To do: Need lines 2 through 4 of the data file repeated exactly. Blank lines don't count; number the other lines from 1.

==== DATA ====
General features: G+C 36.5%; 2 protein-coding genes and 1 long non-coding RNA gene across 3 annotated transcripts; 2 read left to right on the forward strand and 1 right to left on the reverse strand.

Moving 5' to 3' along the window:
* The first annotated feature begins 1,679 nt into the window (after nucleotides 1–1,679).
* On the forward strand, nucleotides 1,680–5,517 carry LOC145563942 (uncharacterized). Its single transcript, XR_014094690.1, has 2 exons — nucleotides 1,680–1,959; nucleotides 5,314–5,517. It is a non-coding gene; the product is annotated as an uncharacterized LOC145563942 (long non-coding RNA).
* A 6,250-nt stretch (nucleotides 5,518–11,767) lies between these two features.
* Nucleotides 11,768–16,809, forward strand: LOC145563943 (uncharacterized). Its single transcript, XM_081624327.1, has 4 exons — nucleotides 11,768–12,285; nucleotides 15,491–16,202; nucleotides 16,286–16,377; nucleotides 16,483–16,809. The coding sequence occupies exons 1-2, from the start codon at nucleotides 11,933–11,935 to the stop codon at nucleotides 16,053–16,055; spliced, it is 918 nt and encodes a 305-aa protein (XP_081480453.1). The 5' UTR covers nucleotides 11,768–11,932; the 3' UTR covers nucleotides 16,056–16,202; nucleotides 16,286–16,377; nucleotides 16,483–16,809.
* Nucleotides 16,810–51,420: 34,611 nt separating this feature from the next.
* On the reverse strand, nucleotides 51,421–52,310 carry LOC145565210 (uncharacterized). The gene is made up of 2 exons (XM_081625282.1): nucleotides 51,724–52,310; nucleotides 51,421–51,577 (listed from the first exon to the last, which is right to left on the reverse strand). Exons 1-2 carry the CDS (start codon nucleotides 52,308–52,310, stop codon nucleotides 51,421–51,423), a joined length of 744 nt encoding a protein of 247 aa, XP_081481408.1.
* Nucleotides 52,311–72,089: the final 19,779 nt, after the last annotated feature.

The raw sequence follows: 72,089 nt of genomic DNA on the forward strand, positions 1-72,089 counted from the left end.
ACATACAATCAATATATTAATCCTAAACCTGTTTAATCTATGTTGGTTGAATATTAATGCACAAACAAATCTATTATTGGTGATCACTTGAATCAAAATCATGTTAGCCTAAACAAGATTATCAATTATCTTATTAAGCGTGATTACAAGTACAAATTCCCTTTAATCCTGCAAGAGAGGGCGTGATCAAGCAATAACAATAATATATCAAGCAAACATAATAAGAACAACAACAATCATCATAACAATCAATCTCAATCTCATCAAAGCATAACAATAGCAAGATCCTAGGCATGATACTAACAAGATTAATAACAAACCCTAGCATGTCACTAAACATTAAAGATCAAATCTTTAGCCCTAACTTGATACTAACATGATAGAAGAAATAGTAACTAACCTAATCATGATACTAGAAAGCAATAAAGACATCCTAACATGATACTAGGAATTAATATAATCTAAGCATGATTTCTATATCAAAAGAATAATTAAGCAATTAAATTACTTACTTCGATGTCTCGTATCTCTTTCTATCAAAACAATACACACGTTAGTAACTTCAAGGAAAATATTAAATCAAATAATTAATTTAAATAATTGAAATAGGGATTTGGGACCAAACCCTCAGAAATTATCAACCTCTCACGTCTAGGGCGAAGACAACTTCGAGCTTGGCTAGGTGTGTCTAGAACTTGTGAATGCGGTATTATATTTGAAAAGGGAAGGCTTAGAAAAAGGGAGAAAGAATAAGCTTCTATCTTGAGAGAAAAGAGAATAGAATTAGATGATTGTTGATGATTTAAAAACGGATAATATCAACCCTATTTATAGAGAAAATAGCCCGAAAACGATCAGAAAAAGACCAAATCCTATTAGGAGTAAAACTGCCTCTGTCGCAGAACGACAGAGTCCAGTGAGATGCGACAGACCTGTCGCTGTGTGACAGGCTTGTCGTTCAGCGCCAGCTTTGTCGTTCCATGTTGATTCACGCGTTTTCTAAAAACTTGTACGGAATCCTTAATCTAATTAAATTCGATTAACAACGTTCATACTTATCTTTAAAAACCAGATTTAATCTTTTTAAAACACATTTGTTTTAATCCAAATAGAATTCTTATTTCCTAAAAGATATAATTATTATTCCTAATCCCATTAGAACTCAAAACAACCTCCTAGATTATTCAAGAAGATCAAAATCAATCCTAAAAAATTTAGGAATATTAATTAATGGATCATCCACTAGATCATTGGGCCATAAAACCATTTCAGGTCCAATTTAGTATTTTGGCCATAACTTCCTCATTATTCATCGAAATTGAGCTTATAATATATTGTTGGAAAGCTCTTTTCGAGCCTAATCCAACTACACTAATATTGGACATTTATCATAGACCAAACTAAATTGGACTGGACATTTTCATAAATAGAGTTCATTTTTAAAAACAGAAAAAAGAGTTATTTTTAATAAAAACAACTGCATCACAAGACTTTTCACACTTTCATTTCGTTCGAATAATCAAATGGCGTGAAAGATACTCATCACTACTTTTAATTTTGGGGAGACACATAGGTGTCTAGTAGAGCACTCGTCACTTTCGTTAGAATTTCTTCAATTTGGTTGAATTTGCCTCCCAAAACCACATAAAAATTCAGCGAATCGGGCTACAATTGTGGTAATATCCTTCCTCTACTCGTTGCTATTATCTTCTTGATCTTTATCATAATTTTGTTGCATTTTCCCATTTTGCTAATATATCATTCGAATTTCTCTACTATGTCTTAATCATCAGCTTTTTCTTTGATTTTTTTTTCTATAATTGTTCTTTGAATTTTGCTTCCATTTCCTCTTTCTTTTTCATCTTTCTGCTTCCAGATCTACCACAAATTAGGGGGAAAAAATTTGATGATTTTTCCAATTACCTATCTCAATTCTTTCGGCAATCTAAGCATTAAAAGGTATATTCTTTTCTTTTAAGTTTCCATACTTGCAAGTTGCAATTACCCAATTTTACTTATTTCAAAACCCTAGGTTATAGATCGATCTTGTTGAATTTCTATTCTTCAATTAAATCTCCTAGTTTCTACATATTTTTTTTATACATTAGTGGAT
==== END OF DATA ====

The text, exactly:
Moving 5' to 3' along the window:
* The first annotated feature begins 1,679 nt into the window (after nucleotides 1–1,679).
* On the forward strand, nucleotides 1,680–5,517 carry LOC145563942 (uncharacterized). Its single transcript, XR_014094690.1, has 2 exons — nucleotides 1,680–1,959; nucleotides 5,314–5,517. It is a non-coding gene; the product is annotated as an uncharacterized LOC145563942 (long non-coding RNA).